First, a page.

61/ As we stand on the brink of a new financial era, it would be wise to remember that a *village* started El Salvador’s Bitcoin movement, not a strongman.

To read the full essay, and learn more about the amazing story of El Zonte, click here:


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More from @gladstein

14 Sep
1/ Today @HRF announces 375 million satoshis in Q3 gifts from its Bitcoin Development Fund to 10 projects spanning the globe.

This round focuses on Bitcoin privacy, ⚡, dev education in emerging markets, improving user onboarding experience, and continued core development 🧵 👇
2/ 50 million satoshis to @bernard_parah, @actuallyCarlaKC, Tim Akinbo, and @ihate1999 for the creation of qala.dev, a program to help train and grow new Bitcoin developers in Nigeria and wider Africa. Special thanks to @paxful for making this gift possible.
3/ 50 million satoshis to @diopfode for his efforts with bitcoindevelopers.academy to help individuals in West Africa and especially those living under the colonial CFA franc system to build and use Bitcoin applications. Special thanks to @ManuelStotz for making this gift possible.
Read 13 tweets
13 Sep
“The plan is for Ukraine to make Bitcoin legal tender by the start of 2023 and create a ‘duel-currency country’ where Bitcoin sits alongside the fiat hryvnia before potentially being phased in as the dominant financial structure”


Note: this seems like speculation based on recent public statements and actions of the Ukrainian government, which is pro-EU/NATO. What’s interesting to consider is that Ukraine today is very much a key piece of US foreign policy, and on America’s side vs Putin, etc
As @anilsaidso reminds us, some politicians in Ukraine have disclosed owning hundreds or even thousands of Bitcoin:
Read 4 tweets
10 Sep
1/ New @WSJ article laying out the statist case for Central Bank Digital Currencies and the war on cash:

“If people can’t hoard physical money, it becomes much easier to cut rates far below zero”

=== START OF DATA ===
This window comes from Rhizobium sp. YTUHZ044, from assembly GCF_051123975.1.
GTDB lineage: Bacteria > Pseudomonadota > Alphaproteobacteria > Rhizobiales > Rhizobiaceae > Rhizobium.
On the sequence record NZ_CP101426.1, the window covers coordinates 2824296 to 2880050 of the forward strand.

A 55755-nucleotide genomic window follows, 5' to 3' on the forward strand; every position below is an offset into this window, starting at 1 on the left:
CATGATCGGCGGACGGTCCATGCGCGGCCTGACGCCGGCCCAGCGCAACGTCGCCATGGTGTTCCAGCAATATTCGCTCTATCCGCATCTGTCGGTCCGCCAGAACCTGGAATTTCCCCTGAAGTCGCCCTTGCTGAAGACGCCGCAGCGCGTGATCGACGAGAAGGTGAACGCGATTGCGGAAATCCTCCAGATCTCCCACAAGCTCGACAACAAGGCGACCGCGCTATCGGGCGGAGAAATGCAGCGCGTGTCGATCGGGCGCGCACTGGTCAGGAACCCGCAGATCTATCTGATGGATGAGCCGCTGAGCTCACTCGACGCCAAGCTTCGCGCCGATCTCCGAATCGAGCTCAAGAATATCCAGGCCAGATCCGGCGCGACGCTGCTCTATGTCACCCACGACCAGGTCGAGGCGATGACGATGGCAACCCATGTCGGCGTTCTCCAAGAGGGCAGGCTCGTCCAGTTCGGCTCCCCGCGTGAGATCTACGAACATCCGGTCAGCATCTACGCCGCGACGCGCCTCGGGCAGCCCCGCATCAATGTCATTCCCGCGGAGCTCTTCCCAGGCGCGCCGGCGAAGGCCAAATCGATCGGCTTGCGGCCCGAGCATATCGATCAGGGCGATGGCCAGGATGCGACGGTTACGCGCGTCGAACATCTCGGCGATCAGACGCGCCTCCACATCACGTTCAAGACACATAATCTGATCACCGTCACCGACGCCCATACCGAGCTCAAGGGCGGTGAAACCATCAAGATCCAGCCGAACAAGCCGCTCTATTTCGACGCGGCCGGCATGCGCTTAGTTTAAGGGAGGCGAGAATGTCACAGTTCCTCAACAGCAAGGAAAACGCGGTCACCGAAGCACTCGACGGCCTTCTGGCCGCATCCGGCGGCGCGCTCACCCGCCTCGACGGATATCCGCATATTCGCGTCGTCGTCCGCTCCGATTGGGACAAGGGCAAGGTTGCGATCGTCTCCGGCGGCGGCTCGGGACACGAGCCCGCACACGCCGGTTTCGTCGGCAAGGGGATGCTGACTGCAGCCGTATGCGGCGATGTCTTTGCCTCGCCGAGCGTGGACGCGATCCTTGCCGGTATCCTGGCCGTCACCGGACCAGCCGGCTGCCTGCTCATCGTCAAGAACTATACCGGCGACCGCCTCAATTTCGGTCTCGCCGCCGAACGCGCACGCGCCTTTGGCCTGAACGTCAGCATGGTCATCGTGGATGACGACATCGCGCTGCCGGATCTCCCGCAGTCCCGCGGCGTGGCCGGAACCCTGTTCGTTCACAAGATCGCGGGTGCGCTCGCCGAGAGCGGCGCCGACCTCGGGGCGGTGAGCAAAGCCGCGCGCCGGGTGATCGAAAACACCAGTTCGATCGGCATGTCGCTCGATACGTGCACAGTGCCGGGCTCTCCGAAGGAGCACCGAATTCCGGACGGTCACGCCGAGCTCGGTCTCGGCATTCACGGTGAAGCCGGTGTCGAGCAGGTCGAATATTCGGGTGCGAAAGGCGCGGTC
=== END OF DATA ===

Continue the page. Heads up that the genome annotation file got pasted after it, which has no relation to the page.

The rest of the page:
🧵 with key quotes👇

2/ “If people can’t hoard physical money, it becomes much easier to cut interest rates far below zero; otherwise the zero rate on bank notes stuffed under the mattress looks attractive. And if interest rates can go far below 0, monetary policy is suddenly much more powerful”

3/ “Initially, CBDCs will almost certainly be designed to behave as much like ordinary bank notes as possible, to make their adoption easy and minimize disruption, while use of physical cash will be allowed to wither away. But... monetary caution is unlikely to last.”

Read 9 tweets
5 Sep
1/ As Tuesday's Bitcoin legal tender law looms for more than 6 million Salvadorans, many if not most of them fear a big monetary change.

This is partly because of the dollarization which occurred exactly 20 years ago, in a similarly rushed, top-down way 🧵 🇸🇻
2/ Last week I attended the anti-Bitcoin law protest in San Salvador. This is the secretary of a union for judicial employees.

She was against the law for many reasons, but a big one was that last time the govt changed the money system in 2001, it was bad for the lower classes.
3/ Dollarization was fairly unique in El Salvador's case. The country wasn't experiencing high inflation, or any kind of economic crisis. But policymakers said it would help bring down interest rates and fuel the banking sector. Which it did. But it had unintended consequences.
Read 26 tweets
5 Sep
@joshtpm 1/ Josh, what's remarkable is your arrogance, ignorance, and financial privilege. 1.3 billion live under double or triple digit inflation and 4.3 billion live under authoritarianism. Millions of them have turned to BTC as a way out. That you would mock them is bizarrely cruel.
@joshtpm 2/ To give you an idea of the scale of what's happening here, @paxful is just one BTC p2p marketplace. They have ~ 2M users in Nigeria alone. Exchange operates in India peg Bitcoin users at north of 10M. There are millions more from Argentina to Turkey to the Philippines.
@joshtpm @paxful 3/ Why would they turn to BTC? Unlike you--who lives in a liberal democracy with a reserve currency--they live under weak currencies without proper rule of law and civil liberties. Hence they turn to an open-source money that can't be censored, remotely confiscated, or debased.
Read 7 tweets
2 Sep
Flawless experience using @MuunWallet here in El Zonte to buy all sorts of things with Bitcoin 👌

If you visit, make sure to stop by for a coffee with Karla, an excellent barista.

You can tip her instantly from anywhere in the world with Lightning here:

Wow! Karla has received more than 80,000 satoshis in tips since I shared this post.

Those are seeds which will grow into a big tree 🌳

Grateful for you all 🙏 🧡
Update: it looks like she has received more than 300,000 sats by this point.

From more than 20 countries.

You're all amazingly generous, thank you!
Read 5 tweets